In February 2008, her therapist took the issue seriously, and contacted a colleague in Melbourne, who then spoke to a teacher at the school. That teacher then confronted Leifer, who dismissed the idea that she had crossed any boundaries with Erlich or anybody else. (As it happens, Erlich’s two sisters were among Leifer’s other alleged victims.)
The teacher also discussed the matter with senior Adass Israel rabbis and representatives of the school board. The latter then held a meeting in March 2008, during which they phoned Leifer to hear what she had to say.
Despite her angry denial and righteous indignation, she, her husband and four of her children were on a flight to Tel Aviv that very night. Their trip was funded by members of the school board.
Clearly, those paragons of religious virtue thought that helping a suspected sex criminal abscond, rather than informing the Melbourne police, was preferable to a public scandal. And this is how Leifer – a dual Australian-Israeli citizen – ended up back in the Jewish state.
Meanwhile, the Melbourne police conducted an investigation and issued a warrant for her arrest. For the many years since then, Canberra has been requesting that Israel extradite her to stand trial in Australia.
Leifer was arrested in Israel in the summer of 2014 as part of an Interpol operation, and placed under house arrest in Bnei Brak, where she was living at the time. It was then that the circus of her extradition hearings – and numerous postponements on the grounds of grave “mental-health issues” – began to take place.
Astonishingly, in 2016, the court not only bought her contention of being unfit to stand trial and suspended her extradition hearings, but removed her house-arrest restrictions, as well. This is when she moved to the settlement of Emmanuel, where her husband, Rabbi Yaakov Leifer, heads the Chust Hassidic community.
Unbeknownst to Leifer, private investigators caught 200 hours of her on video going about business as usual in Emmanuel, with no apparent incapacitation. She was re-arrested by the Israel Police in February 2018 and detained at the Neve Tirza Women’s Prison in Ramle.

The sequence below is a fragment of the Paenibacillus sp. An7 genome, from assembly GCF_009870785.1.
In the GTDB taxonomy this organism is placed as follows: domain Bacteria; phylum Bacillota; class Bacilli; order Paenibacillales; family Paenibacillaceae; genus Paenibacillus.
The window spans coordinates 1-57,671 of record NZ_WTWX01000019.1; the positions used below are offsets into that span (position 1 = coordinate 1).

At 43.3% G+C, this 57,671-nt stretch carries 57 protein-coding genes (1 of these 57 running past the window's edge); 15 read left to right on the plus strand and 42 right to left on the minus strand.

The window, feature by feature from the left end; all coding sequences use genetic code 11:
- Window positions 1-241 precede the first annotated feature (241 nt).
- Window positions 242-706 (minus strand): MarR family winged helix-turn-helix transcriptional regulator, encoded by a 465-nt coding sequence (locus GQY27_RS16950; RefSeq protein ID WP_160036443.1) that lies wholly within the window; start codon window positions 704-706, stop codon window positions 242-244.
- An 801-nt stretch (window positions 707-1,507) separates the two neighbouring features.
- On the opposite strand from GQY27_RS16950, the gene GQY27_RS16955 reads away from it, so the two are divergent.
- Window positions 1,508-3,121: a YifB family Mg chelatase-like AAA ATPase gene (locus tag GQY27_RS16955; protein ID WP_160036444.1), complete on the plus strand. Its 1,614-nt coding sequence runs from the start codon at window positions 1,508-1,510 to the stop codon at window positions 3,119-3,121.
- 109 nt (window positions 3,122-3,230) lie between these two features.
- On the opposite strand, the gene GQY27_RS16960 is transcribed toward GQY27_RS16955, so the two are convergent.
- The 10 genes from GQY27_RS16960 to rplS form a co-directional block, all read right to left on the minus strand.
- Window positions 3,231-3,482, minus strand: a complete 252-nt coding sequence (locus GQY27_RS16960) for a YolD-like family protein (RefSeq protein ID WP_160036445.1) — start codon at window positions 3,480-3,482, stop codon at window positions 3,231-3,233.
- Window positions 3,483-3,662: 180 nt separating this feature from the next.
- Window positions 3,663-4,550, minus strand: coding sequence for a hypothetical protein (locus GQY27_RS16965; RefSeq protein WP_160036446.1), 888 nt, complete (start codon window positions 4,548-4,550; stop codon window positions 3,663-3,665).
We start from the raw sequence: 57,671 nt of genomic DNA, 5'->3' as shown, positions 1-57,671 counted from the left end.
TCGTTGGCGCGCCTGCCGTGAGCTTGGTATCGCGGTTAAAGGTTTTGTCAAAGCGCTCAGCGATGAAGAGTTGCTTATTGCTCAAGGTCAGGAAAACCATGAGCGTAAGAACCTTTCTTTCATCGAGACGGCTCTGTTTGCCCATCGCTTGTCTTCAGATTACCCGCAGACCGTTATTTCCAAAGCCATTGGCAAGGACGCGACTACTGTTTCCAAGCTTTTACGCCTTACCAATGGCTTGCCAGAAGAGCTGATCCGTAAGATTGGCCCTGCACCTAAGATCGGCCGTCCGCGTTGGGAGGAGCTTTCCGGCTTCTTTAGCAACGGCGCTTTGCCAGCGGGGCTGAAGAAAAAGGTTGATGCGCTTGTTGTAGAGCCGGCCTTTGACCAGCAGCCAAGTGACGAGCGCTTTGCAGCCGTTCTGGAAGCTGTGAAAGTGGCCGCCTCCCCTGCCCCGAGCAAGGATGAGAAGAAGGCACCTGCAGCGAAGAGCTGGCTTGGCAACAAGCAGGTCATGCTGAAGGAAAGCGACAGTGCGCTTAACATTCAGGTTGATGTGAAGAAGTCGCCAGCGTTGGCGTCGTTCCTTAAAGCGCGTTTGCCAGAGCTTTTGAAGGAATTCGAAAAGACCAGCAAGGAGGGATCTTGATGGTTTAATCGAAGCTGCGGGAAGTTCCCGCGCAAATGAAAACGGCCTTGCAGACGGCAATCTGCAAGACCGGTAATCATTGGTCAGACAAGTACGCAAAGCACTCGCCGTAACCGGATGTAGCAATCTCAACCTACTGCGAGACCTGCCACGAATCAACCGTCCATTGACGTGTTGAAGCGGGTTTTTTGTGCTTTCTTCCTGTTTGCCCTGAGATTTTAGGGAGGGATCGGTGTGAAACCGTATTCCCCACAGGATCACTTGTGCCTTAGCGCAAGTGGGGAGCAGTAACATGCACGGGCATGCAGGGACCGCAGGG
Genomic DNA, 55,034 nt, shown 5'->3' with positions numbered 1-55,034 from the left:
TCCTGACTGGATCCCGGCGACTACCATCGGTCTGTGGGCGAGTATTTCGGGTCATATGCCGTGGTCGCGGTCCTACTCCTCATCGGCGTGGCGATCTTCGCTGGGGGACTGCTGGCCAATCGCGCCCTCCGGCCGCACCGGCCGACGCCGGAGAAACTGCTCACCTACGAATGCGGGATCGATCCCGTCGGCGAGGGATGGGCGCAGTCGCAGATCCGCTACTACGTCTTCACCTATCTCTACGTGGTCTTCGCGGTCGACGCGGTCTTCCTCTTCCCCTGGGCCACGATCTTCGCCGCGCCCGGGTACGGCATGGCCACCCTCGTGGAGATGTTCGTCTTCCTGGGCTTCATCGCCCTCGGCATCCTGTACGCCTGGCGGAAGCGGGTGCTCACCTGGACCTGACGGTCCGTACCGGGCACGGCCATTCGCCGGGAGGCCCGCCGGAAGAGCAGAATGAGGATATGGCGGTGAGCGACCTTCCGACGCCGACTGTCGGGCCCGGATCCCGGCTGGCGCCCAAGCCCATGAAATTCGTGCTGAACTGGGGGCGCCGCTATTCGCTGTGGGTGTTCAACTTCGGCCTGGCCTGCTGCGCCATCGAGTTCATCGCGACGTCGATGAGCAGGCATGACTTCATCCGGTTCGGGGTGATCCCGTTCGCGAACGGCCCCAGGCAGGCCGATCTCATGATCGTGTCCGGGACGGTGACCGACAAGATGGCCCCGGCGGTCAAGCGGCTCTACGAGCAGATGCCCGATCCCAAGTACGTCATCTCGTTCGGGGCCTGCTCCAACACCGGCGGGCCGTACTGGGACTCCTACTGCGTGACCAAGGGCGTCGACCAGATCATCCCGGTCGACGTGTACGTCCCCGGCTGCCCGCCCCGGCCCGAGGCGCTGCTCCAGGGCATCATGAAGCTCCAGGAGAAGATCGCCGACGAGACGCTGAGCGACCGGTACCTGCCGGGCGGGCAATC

But not for long. A few weeks later, she was released into the custody of a rabbi who later withdrew his support, and she was sent back to Neve Tirza for the duration of the extradition proceedings.
Yet again, she was given the benefit of the doubt, and sent for psychiatric testing to determine whether she was fit for the hearings. In the summer of 2019, a court-appointed medical committee came to the conclusion that she had been faking a mental illness.
And then came the coronavirus pandemic, which put a months-long halt on non-urgent court sessions. So Leifer was off the hook once more, giving her defense team additional time to invent pretexts to prevent her extradition.
One of these was the claim that their client would not be able to maintain her ultra-Orthodox lifestyle in an Australian prison. Presumably, they meant that she wouldn’t be treated to glatt kosher food in a jail Down Under, not that she couldn’t engage in the activities she’s accused of having perpetrated while heading an Orthodox school.
Thankfully, in May, she was deemed fit to stand trial for her extradition, which the Jerusalem District Court ordered in September. This week’s Supreme Court decision sealed her fate, and let’s hope it’s once and for all.
Leifer’s alleged victims aren’t the only ones heaving a sigh of relief after so many years. Israelis and Australians of all stripes agree that it’s high time she returned to Australia to face a jury of her peers.
What most people also concur with is that Israel must not allow itself to become a safe haven for Jews evading justice in the Diaspora, especially where cases involving multiple counts of child sex abuse are concerned.
Leifer’s long, drawn-out escape from Australian law enforcement is a stain on the Israeli judicial system that no white-washing can erase. It also serves as encouragement to others of her ilk.
It’s a far cry from the “ingathering of exiles” that Moses or the rest of us had in mind.